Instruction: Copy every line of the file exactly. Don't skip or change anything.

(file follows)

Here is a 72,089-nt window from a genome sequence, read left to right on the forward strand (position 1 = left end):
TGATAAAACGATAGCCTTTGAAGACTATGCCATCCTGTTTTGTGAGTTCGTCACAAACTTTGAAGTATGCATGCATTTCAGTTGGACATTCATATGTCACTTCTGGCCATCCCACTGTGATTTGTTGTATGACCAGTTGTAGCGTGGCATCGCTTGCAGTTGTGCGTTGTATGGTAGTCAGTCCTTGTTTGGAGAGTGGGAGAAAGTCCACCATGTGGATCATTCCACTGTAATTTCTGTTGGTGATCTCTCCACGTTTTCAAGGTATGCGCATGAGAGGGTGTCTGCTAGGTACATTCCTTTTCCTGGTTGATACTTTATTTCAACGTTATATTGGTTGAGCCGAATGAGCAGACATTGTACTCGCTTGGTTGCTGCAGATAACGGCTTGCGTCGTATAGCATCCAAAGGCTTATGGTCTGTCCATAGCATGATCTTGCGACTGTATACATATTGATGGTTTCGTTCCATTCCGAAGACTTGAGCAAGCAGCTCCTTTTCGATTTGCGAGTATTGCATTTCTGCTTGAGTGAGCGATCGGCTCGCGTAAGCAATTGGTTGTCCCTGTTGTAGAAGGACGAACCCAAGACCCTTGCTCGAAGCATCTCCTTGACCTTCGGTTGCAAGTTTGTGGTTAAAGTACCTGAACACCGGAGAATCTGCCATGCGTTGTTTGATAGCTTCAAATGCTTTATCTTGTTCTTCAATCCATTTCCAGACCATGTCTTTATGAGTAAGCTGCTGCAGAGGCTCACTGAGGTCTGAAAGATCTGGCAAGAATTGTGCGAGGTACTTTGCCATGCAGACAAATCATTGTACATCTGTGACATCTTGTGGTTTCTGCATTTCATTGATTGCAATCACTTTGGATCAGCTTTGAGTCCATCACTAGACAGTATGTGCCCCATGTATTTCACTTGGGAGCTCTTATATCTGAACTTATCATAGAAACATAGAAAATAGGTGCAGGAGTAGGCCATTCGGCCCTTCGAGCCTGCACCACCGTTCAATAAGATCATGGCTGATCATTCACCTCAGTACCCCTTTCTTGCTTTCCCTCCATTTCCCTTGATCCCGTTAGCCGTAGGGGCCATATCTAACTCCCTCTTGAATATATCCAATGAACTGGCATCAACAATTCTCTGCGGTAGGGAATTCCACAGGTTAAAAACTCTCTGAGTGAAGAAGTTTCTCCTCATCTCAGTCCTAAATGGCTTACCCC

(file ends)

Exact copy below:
Here is a 72,089-nt window from a genome sequence, read left to right on the forward strand (position 1 = left end):
TGATAAAACGATAGCCTTTGAAGACTATGCCATCCTGTTTTGTGAGTTCGTCACAAACTTTGAAGTATGCATGCATTTCAGTTGGACATTCATATGTCACTTCTGGCCATCCCACTGTGATTTGTTGTATGACCAGTTGTAGCGTGGCATCGCTTGCAGTTGTGCGTTGTATGGTAGTCAGTCCTTGTTTGGAGAGTGGGAGAAAGTCCACCATGTGGATCATTCCACTGTAATTTCTGTTGGTGATCTCTCCACGTTTTCAAGGTATGCGCATGAGAGGGTGTCTGCTAGGTACATTCCTTTTCCTGGTTGATACTTTATTTCAACGTTATATTGGTTGAGCCGAATGAGCAGACATTGTACTCGCTTGGTTGCTGCAGATAACGGCTTGCGTCGTATAGCATCCAAAGGCTTATGGTCTGTCCATAGCATGATCTTGCGACTGTATACATATTGATGGTTTCGTTCCATTCCGAAGACTTGAGCAAGCAGCTCCTTTTCGATTTGCGAGTATTGCATTTCTGCTTGAGTGAGCGATCGGCTCGCGTAAGCAATTGGTTGTCCCTGTTGTAGAAGGACGAACCCAAGACCCTTGCTCGAAGCATCTCCTTGACCTTCGGTTGCAAGTTTGTGGTTAAAGTACCTGAACACCGGAGAATCTGCCATGCGTTGTTTGATAGCTTCAAATGCTTTATCTTGTTCTTCAATCCATTTCCAGACCATGTCTTTATGAGTAAGCTGCTGCAGAGGCTCACTGAGGTCTGAAAGATCTGGCAAGAATTGTGCGAGGTACTTTGCCATGCAGACAAATCATTGTACATCTGTGACATCTTGTGGTTTCTGCATTTCATTGATTGCAATCACTTTGGATCAGCTTTGAGTCCATCACTAGACAGTATGTGCCCCATGTATTTCACTTGGGAGCTCTTATATCTGAACTTATCATAGAAACATAGAAAATAGGTGCAGGAGTAGGCCATTCGGCCCTTCGAGCCTGCACCACCGTTCAATAAGATCATGGCTGATCATTCACCTCAGTACCCCTTTCTTGCTTTCCCTCCATTTCCCTTGATCCCGTTAGCCGTAGGGGCCATATCTAACTCCCTCTTGAATATATCCAATGAACTGGCATCAACAATTCTCTGCGGTAGGGAATTCCACAGGTTAAAAACTCTCTGAGTGAAGAAGTTTCTCCTCATCTCAGTCCTAAATGGCTTACCCC